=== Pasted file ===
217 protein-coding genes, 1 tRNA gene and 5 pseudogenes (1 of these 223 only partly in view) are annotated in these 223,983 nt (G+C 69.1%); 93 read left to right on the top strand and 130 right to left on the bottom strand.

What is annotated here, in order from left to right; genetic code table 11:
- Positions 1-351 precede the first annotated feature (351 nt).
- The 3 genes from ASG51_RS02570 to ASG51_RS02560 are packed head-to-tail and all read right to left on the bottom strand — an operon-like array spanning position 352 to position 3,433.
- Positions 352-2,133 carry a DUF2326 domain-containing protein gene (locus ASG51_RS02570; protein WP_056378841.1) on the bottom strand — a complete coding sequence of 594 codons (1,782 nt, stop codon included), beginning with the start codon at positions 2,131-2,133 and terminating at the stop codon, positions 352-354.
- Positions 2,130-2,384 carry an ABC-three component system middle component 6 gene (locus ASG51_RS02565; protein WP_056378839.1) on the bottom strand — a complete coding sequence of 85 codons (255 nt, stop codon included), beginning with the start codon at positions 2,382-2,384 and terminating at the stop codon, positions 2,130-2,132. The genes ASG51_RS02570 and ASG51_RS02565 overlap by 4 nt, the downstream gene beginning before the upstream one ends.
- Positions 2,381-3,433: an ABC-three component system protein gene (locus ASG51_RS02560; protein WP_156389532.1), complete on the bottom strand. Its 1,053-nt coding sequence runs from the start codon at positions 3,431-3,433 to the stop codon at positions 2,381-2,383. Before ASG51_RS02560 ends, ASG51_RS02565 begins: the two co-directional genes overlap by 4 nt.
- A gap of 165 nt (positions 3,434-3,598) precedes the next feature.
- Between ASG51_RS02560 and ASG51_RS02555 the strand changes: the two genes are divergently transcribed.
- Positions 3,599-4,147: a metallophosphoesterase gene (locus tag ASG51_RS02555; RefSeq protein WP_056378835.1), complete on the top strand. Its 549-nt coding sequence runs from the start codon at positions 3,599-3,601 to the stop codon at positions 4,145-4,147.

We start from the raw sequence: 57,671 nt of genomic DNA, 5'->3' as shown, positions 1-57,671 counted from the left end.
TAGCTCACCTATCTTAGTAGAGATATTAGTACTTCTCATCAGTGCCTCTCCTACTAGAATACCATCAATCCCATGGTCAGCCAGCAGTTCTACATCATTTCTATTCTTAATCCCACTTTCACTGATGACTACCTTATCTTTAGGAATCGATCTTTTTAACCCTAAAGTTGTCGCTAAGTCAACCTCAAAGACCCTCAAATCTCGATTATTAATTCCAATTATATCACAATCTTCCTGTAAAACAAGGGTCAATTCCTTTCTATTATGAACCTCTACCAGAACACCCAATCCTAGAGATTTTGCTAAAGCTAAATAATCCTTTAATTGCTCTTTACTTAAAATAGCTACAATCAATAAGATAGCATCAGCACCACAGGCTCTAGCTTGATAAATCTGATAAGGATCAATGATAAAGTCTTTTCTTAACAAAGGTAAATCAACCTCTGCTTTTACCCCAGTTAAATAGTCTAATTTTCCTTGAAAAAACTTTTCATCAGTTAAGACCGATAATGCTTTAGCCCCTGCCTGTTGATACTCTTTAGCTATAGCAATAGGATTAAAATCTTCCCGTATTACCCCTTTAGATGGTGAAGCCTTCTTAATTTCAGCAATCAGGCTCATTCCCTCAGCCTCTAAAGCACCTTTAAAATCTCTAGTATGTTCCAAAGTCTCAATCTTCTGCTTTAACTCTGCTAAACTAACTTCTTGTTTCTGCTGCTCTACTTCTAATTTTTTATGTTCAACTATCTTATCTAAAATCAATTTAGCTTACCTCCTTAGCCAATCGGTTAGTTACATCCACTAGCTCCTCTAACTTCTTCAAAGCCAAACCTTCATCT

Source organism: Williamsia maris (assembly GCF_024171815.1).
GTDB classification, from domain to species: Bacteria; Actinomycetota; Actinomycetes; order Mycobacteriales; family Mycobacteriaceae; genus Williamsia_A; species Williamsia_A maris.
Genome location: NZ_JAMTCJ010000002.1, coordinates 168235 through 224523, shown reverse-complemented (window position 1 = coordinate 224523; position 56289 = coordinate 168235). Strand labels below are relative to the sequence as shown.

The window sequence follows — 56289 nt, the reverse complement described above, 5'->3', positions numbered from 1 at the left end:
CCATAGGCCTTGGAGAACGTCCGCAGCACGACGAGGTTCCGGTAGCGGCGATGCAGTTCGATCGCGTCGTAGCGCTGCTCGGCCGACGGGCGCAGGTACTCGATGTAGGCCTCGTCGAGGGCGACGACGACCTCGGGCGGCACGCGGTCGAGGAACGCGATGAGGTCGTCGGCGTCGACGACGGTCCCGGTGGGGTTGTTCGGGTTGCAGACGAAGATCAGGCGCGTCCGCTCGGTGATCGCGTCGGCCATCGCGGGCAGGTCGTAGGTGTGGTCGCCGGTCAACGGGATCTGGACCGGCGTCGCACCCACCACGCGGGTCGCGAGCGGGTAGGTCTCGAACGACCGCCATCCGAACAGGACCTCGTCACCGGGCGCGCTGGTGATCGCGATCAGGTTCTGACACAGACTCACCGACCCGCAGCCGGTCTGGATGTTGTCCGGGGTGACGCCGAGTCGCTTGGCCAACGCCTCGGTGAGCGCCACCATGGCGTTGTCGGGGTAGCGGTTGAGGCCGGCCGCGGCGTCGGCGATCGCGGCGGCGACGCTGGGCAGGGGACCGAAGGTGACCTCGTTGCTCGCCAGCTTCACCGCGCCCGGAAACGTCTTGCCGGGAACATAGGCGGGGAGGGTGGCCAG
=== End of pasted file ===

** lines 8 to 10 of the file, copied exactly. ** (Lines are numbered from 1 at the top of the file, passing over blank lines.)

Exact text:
- A gap of 165 nt (positions 3,434-3,598) precedes the next feature.
- Between ASG51_RS02560 and ASG51_RS02555 the strand changes: the two genes are divergently transcribed.
- Positions 3,599-4,147: a metallophosphoesterase gene (locus tag ASG51_RS02555; RefSeq protein WP_056378835.1), complete on the top strand. Its 549-nt coding sequence runs from the start codon at positions 3,599-3,601 to the stop codon at positions 4,145-4,147.